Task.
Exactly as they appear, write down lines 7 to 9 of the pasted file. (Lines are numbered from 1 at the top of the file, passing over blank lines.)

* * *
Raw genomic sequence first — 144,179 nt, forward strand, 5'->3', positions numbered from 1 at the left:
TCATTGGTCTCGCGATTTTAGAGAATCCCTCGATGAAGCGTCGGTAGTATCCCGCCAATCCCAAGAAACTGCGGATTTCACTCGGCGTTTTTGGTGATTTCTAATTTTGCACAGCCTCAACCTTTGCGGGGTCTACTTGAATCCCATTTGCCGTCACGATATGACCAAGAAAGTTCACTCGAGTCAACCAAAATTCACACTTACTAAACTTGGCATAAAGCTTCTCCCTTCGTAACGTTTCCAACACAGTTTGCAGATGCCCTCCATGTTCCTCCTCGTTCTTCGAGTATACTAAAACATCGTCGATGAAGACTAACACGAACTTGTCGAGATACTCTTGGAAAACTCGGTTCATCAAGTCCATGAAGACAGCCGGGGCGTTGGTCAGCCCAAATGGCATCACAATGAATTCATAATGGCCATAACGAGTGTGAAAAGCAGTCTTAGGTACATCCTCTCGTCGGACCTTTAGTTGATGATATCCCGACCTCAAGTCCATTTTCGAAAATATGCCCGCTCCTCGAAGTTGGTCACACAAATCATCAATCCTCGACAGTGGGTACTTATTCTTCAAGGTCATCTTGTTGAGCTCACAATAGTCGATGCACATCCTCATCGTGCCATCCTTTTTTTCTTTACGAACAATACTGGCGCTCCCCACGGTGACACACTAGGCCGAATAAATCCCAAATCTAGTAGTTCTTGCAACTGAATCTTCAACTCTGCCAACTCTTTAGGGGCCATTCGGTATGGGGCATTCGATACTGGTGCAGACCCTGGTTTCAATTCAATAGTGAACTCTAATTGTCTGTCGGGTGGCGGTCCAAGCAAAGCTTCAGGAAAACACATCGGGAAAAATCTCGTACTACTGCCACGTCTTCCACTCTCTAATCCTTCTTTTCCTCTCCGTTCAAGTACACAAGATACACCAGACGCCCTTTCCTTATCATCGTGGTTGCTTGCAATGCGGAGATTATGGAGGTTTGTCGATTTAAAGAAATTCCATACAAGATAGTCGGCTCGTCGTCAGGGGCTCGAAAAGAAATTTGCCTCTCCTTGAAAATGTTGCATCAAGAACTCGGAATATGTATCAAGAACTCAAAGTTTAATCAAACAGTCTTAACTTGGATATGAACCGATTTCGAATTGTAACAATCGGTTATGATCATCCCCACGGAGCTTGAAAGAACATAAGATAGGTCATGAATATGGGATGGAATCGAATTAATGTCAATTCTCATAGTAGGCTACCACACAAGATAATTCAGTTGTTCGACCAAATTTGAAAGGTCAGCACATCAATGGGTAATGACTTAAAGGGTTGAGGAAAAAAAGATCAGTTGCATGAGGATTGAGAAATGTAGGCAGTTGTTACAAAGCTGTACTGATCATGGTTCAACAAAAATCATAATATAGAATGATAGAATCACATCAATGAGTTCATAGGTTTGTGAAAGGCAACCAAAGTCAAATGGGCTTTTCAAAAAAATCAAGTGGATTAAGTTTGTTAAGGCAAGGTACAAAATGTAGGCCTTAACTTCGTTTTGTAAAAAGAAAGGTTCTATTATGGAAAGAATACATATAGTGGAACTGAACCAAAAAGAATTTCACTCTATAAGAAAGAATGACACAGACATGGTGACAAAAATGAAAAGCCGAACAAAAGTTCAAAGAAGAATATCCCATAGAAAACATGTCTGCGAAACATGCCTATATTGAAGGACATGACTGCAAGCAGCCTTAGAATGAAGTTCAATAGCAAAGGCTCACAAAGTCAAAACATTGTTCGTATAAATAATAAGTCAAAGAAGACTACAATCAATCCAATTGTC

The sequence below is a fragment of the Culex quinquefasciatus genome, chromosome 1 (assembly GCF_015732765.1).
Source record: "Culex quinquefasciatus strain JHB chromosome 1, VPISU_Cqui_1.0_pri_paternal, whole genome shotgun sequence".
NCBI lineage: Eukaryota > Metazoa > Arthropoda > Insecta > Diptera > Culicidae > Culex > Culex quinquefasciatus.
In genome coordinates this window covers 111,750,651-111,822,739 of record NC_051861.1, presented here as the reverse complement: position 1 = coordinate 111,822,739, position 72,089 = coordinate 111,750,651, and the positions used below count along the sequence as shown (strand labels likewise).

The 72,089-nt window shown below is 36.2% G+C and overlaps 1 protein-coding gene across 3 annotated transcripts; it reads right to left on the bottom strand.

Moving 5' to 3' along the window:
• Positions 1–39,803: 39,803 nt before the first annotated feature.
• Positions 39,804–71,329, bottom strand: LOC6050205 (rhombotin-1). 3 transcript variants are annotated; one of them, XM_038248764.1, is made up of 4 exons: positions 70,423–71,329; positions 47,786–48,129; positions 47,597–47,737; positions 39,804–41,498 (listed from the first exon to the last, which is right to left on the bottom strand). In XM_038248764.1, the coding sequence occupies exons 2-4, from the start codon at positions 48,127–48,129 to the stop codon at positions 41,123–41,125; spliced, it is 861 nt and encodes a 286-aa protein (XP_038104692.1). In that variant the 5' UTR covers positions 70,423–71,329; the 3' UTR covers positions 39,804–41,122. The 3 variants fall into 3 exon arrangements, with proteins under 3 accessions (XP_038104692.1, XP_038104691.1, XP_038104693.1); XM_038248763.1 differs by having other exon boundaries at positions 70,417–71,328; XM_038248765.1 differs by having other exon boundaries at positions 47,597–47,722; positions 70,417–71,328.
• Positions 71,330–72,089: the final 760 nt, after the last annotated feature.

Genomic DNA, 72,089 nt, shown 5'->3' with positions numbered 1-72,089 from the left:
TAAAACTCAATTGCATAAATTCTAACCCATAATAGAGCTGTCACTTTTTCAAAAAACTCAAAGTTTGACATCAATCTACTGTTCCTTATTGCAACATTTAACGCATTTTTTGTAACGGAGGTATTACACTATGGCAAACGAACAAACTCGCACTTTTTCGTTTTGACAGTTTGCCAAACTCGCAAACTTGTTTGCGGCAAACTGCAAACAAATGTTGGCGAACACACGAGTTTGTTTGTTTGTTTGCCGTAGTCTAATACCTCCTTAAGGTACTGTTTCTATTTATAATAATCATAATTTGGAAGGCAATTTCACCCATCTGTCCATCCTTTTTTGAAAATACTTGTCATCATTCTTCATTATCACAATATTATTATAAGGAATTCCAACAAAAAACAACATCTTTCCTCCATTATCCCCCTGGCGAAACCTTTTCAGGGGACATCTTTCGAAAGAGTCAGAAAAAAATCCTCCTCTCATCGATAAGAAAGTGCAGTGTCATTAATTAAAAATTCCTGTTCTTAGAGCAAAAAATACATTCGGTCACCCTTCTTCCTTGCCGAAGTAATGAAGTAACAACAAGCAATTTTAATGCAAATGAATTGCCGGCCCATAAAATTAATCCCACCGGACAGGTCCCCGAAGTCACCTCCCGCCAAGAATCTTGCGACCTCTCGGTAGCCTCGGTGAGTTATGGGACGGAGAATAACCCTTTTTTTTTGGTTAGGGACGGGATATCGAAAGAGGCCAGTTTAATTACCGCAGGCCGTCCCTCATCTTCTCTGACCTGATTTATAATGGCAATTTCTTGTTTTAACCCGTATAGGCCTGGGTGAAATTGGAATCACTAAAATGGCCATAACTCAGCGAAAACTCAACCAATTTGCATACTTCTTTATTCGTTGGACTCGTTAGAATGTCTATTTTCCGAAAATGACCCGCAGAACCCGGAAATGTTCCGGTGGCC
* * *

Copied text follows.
The 72,089-nt window shown below is 36.2% G+C and overlaps 1 protein-coding gene across 3 annotated transcripts; it reads right to left on the bottom strand.

Moving 5' to 3' along the window:
• Positions 1–39,803: 39,803 nt before the first annotated feature.